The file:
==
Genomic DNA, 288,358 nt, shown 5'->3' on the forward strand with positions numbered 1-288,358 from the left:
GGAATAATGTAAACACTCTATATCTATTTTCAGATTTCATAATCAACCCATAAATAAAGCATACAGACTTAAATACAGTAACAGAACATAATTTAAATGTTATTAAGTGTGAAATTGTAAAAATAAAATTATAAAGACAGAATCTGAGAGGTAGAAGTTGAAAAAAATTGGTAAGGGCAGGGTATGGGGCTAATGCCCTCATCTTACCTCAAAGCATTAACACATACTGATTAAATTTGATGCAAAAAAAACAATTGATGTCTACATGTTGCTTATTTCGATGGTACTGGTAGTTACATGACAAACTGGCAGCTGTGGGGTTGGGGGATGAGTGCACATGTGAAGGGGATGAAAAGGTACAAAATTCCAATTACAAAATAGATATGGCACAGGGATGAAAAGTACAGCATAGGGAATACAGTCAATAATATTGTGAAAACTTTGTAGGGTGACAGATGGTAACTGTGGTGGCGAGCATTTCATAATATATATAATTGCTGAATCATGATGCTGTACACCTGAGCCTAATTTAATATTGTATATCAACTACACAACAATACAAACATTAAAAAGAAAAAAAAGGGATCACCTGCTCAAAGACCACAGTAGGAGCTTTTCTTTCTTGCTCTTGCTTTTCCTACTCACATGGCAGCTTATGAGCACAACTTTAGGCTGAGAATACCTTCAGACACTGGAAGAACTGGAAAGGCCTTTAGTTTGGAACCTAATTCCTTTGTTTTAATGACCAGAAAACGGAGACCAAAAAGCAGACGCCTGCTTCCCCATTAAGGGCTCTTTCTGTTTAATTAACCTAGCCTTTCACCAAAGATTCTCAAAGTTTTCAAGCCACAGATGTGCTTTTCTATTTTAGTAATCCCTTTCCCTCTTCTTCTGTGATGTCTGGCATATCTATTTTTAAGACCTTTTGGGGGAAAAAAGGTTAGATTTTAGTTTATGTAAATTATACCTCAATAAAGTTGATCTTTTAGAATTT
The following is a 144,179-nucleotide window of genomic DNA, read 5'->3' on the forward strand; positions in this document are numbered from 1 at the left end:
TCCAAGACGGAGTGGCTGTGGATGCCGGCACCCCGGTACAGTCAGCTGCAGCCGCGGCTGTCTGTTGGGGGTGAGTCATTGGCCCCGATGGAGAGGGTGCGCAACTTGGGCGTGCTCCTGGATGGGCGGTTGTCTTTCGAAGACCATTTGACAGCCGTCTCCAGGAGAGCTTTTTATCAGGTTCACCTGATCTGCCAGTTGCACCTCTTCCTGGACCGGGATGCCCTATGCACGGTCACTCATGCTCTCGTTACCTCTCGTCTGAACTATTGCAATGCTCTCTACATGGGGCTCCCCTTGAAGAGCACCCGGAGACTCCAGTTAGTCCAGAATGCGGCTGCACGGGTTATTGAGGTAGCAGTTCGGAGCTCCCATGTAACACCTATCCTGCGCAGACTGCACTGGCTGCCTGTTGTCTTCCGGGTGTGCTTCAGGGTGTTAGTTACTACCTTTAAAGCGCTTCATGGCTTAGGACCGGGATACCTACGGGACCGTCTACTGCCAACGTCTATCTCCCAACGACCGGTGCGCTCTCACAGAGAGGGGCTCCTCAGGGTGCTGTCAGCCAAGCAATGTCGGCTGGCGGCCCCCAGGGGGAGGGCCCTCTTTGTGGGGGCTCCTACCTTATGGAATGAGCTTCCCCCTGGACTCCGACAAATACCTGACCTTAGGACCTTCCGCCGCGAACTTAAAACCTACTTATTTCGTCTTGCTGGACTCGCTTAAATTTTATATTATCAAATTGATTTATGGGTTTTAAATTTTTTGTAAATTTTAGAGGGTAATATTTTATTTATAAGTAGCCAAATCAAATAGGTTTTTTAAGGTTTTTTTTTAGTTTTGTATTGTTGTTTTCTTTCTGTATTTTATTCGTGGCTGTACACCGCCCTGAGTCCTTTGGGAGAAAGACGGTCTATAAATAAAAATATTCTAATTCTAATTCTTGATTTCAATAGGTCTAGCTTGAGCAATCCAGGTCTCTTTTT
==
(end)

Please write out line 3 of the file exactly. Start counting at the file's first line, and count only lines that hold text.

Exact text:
The following is a 144,179-nucleotide window of genomic DNA, read 5'->3' on the forward strand; positions in this document are numbered from 1 at the left end: